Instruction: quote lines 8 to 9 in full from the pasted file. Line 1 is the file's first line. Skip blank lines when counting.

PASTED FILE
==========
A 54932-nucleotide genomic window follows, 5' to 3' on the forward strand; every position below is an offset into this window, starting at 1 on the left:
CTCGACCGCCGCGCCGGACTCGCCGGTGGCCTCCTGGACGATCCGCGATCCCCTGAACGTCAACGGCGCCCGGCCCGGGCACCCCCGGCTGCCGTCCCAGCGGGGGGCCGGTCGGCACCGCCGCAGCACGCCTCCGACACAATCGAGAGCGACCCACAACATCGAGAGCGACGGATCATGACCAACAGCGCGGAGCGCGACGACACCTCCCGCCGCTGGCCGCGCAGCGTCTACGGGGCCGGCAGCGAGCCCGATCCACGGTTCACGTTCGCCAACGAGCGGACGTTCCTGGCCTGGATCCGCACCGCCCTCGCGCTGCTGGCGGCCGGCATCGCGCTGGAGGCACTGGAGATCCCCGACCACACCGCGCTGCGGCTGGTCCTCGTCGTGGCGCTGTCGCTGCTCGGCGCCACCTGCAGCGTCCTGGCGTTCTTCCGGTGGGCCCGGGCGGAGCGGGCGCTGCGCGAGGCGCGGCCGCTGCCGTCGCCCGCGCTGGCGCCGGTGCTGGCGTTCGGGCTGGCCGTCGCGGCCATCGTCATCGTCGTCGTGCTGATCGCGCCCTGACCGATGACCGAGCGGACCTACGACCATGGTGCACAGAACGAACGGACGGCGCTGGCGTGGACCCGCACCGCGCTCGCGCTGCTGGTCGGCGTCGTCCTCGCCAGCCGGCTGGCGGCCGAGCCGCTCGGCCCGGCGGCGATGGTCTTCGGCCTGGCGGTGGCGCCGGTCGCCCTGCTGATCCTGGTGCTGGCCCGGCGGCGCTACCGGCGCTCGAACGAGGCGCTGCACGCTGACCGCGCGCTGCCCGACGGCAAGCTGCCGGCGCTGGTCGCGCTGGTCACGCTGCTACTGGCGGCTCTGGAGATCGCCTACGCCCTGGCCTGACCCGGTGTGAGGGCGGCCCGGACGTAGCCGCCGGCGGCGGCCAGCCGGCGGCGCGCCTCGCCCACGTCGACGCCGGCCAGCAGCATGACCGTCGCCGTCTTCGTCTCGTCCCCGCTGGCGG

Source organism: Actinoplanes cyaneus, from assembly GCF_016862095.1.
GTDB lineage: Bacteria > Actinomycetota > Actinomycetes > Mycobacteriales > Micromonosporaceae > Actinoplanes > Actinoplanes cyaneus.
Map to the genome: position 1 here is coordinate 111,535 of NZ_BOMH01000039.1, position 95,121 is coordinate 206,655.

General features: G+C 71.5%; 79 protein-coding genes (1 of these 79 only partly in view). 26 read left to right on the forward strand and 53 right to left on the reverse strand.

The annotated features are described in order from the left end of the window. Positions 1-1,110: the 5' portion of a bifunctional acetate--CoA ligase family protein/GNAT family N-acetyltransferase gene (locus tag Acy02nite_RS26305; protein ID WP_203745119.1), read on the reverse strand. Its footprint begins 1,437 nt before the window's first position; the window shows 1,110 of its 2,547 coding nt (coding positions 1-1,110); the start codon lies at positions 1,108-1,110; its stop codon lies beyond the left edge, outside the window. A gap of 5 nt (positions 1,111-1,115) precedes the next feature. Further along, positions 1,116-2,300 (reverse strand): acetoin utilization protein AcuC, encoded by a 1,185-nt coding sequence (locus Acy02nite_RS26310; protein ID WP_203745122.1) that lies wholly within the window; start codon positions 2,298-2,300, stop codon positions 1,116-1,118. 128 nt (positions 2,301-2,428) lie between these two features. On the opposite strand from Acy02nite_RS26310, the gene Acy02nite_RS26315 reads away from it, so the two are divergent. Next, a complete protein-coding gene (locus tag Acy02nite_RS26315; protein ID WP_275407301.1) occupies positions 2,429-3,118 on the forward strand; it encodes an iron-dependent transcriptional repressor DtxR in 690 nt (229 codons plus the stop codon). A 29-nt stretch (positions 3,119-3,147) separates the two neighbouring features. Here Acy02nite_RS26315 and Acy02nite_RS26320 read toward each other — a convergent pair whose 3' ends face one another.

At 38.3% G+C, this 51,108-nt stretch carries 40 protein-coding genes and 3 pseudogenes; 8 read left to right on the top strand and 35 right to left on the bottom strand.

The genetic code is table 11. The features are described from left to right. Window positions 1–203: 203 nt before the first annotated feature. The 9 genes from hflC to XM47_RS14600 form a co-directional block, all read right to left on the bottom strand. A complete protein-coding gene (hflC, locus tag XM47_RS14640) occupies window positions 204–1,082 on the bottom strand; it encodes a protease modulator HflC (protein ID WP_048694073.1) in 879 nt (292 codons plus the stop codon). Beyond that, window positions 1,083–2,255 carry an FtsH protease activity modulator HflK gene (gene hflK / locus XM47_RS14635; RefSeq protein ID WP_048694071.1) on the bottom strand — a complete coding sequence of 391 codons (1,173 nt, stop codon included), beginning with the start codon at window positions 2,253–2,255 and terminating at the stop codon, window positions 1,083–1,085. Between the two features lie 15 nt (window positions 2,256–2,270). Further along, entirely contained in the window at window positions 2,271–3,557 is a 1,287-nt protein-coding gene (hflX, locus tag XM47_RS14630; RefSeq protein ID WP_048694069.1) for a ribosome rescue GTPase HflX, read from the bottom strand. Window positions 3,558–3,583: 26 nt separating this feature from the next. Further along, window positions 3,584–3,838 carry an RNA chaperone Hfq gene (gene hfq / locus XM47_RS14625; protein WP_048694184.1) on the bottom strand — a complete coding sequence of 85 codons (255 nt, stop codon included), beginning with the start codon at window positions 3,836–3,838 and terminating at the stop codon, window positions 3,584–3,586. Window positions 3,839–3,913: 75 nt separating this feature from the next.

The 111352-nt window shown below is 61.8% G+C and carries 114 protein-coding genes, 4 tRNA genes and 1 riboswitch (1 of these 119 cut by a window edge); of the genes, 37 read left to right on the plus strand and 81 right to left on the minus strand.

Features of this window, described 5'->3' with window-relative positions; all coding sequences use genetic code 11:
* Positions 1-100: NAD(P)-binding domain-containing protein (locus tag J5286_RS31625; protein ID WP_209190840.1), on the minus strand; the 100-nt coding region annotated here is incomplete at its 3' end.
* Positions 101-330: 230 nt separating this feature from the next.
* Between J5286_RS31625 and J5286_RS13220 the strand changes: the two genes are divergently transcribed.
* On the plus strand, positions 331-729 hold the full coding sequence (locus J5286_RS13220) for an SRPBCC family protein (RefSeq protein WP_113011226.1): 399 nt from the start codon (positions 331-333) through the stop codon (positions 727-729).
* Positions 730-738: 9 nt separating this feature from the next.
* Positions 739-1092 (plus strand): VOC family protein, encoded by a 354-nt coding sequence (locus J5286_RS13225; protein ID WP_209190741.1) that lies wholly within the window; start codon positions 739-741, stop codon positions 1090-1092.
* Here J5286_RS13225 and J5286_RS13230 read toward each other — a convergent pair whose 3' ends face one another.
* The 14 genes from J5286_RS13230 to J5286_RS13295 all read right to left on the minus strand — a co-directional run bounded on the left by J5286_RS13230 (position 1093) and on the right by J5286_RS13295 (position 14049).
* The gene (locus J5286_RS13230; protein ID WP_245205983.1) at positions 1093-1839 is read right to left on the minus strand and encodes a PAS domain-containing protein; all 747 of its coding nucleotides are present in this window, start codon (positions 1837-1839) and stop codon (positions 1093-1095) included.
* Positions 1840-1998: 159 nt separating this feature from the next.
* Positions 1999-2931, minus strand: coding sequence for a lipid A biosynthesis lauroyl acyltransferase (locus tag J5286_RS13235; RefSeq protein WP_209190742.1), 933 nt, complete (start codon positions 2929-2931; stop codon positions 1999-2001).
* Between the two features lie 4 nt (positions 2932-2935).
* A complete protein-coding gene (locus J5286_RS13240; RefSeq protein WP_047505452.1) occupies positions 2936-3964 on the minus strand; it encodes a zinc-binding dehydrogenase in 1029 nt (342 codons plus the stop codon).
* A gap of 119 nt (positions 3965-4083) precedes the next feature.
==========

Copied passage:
At 38.3% G+C, this 51,108-nt stretch carries 40 protein-coding genes and 3 pseudogenes; 8 read left to right on the top strand and 35 right to left on the bottom strand.

The genetic code is table 11. The features are described from left to right. Window positions 1–203: 203 nt before the first annotated feature. The 9 genes from hflC to XM47_RS14600 form a co-directional block, all read right to left on the bottom strand. A complete protein-coding gene (hflC, locus tag XM47_RS14640) occupies window positions 204–1,082 on the bottom strand; it encodes a protease modulator HflC (protein ID WP_048694073.1) in 879 nt (292 codons plus the stop codon). Beyond that, window positions 1,083–2,255 carry an FtsH protease activity modulator HflK gene (gene hflK / locus XM47_RS14635; RefSeq protein ID WP_048694071.1) on the bottom strand — a complete coding sequence of 391 codons (1,173 nt, stop codon included), beginning with the start codon at window positions 2,253–2,255 and terminating at the stop codon, window positions 1,083–1,085. Between the two features lie 15 nt (window positions 2,256–2,270). Further along, entirely contained in the window at window positions 2,271–3,557 is a 1,287-nt protein-coding gene (hflX, locus tag XM47_RS14630; RefSeq protein ID WP_048694069.1) for a ribosome rescue GTPase HflX, read from the bottom strand. Window positions 3,558–3,583: 26 nt separating this feature from the next. Further along, window positions 3,584–3,838 carry an RNA chaperone Hfq gene (gene hfq / locus XM47_RS14625; protein WP_048694184.1) on the bottom strand — a complete coding sequence of 85 codons (255 nt, stop codon included), beginning with the start codon at window positions 3,836–3,838 and terminating at the stop codon, window positions 3,584–3,586. Window positions 3,839–3,913: 75 nt separating this feature from the next.